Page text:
12 Things Lolita Would Have Wanted Miami Seaquarium Visitors to Know

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After suffering for 53 years in the world’s smallest and oldest orca tank at the Miami Seaquarium, Lolita the orca died there. Also known as “Tokitae,” “Toki,” and “Sk’aliCh’elh-tenaut,” she was violently torn away from her family and her ocean home when she was only 4 years old. For the rest of her life, she endured a living nightmare while her family pod continued to swim freely in the ocean, protected by the federal Endangered Species Act. She should never have been abducted, imprisoned, forced to perform, or exploited for profit. Plans to move her to a seaside sanctuary came too late, and she was denied even a minute of freedom to dive deep and feel the ocean’s currents.

In the wake of her death and following a relentless PETA campaign, Miami-Dade County—which owns and leases the land on which the Seaquarium park was built—decided to terminate the shoddy facility’s lease in March 2024. The abusement park had continually violated that lease by not complying with animal welfare laws—including through chronic and repeat violations documented by the U.S. Department of Agriculture (USDA) over the previous two years and failing to maintain its meager structures on the property. Read more below about how the Miami Seaquarium inflicted unbearable misery on Lolita until the day she died.

Lolita and family being captured in 1970

In a lawsuit brought by PETA and others, the Miami Seaquarium designated all its records regarding Lolita’s health and behavior confidential and fought to keep them from the public, but the judge wouldn’t allow all the court filings to stay sealed.

Here’s what the Miami Seaquarium tried to hide:

1. Lolita was kept in the world’s smallest orca tank.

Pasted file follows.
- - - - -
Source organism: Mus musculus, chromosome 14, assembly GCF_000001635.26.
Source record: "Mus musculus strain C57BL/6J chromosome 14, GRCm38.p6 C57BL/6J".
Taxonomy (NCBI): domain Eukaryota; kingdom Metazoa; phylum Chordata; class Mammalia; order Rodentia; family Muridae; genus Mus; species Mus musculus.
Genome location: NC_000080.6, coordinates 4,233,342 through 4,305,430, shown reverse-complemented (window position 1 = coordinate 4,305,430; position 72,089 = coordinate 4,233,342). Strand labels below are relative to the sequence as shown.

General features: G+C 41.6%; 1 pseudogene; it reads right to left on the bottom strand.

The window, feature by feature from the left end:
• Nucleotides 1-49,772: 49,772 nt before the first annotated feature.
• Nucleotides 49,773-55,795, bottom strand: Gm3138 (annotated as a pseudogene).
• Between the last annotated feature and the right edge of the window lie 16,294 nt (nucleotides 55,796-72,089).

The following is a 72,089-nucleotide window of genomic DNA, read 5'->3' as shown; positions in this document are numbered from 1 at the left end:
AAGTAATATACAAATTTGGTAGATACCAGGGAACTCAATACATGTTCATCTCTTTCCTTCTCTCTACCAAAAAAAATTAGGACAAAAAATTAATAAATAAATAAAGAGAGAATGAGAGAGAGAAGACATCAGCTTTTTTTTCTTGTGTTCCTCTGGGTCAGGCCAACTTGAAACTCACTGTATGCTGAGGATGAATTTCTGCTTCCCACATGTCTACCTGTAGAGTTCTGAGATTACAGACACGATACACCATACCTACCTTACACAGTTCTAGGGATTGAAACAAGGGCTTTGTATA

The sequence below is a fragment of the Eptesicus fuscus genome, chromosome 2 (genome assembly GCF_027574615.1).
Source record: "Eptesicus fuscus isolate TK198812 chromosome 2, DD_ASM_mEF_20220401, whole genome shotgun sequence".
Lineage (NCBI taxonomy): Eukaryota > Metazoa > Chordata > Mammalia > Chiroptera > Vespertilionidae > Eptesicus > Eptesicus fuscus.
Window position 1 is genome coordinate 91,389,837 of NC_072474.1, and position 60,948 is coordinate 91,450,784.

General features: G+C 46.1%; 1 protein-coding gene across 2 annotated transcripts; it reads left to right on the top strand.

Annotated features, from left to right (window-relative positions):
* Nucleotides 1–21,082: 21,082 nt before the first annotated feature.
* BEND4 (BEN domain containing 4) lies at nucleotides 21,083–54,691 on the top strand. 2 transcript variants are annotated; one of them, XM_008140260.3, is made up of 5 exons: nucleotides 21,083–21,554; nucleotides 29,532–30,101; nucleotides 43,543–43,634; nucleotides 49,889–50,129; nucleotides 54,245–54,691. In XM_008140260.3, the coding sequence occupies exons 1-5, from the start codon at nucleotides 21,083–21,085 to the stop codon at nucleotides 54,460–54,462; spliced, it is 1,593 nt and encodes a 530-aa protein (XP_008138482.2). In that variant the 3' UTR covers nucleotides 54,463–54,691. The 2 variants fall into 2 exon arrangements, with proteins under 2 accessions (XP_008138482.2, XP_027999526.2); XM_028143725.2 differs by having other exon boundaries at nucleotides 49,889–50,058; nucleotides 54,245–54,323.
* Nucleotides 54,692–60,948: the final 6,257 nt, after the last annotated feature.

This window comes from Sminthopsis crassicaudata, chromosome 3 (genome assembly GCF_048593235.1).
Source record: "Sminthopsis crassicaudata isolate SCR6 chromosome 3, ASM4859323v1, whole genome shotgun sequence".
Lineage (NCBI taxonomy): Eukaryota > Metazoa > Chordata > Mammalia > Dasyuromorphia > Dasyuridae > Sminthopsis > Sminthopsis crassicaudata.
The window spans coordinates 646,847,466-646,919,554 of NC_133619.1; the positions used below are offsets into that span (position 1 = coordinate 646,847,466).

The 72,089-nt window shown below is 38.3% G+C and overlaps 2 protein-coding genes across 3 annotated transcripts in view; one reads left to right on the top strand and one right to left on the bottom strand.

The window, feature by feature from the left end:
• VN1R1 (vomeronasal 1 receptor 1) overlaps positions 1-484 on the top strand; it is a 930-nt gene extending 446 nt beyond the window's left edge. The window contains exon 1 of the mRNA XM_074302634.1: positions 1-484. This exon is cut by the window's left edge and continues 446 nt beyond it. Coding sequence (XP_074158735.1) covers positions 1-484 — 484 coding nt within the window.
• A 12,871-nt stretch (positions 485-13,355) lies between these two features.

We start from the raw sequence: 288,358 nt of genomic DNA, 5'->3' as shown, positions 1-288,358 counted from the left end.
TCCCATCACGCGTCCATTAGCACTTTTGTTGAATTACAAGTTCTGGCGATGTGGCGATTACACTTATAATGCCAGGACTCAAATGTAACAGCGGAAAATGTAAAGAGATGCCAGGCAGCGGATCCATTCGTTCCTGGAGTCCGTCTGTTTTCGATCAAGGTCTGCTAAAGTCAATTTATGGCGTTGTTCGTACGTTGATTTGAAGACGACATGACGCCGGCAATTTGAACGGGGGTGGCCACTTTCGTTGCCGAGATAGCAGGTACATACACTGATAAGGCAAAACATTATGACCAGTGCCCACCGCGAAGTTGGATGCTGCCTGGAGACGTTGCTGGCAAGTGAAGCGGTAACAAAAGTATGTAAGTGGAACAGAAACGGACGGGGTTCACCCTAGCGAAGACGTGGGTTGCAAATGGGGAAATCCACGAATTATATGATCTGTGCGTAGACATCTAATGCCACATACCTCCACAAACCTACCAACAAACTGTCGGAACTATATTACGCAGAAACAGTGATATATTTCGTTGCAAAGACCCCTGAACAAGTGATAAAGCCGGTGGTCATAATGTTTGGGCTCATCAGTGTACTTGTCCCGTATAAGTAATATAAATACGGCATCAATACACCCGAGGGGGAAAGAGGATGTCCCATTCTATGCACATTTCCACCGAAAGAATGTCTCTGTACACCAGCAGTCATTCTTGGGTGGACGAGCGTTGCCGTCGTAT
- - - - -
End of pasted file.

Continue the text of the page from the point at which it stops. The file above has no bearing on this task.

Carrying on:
For over 50 years, she was unable to dive, swim any meaningful distance, or feel ocean currents during her imprisonment in the world’s smallest orca tank.

She was confined to a space that was, at its longest dimension, just four times the length of her body. The tank was only 20 feet deep at its deepest point and only 12 feet deep at many others, which created an agonizingly abysmal experience for a mammal who, in nature, would have swum up to 150 miles per day and dived down thousands of feet in the ocean. When she wasn’t forced to perform, she had almost nothing to do but swim in endless circles or float listlessly.

Lolita alone in the Miami Seaquarium tank she’s been held in for 50 years

2. Sometimes Lolita’s living space was made even smaller.

According to Miami Seaquarium records, the water level in the tank that confined Lolita was often lowered, leaving her with even less space. At one point, the water’s depth was reduced to a maximum depth of only 11 feet.

The notoriously small tank to which Lolita was confined contained a concrete platform that she had to swim around to access the rear portion of the enclosure. And she didn’t even have access to this back area at all times, as the gates on either side of the platform were often closed.

3. Dolphins attacked her.

Lolita was incompatible with the dolphins confined with her, and they regularly injured her. They routinely engaged in “raking” behavior, scraping her skin with their teeth. Records show that the dolphins raked her at least 52 times in 2015, sometimes so severely that she apparently needed to be medicated with antibiotics to prevent infection. Documentation indicates that on many occasions, she appeared anxious or agitated.

Lolita with dolphins at the Miami Seaquarium

4. She suffered from eye problems for decades.

In the 1980s, Lolita was diagnosed with pterygium in her right eye, which caused inflammation, foreign body sensation (a feeling that something was in her eye), tearing, and itchiness. This condition can significantly alter visual function and is further exacerbated by ultraviolet radiation from sunlight, which Lolita had no protection from. The daily administration of eyedrops and the occasional administration of steroid drops suggest that her eyes were in a constant state of irritation, and documentation indicates that on many occasions she was seen closing one or both eyes during shows.

5. Lolita’s skin was burned due to a lack of shade.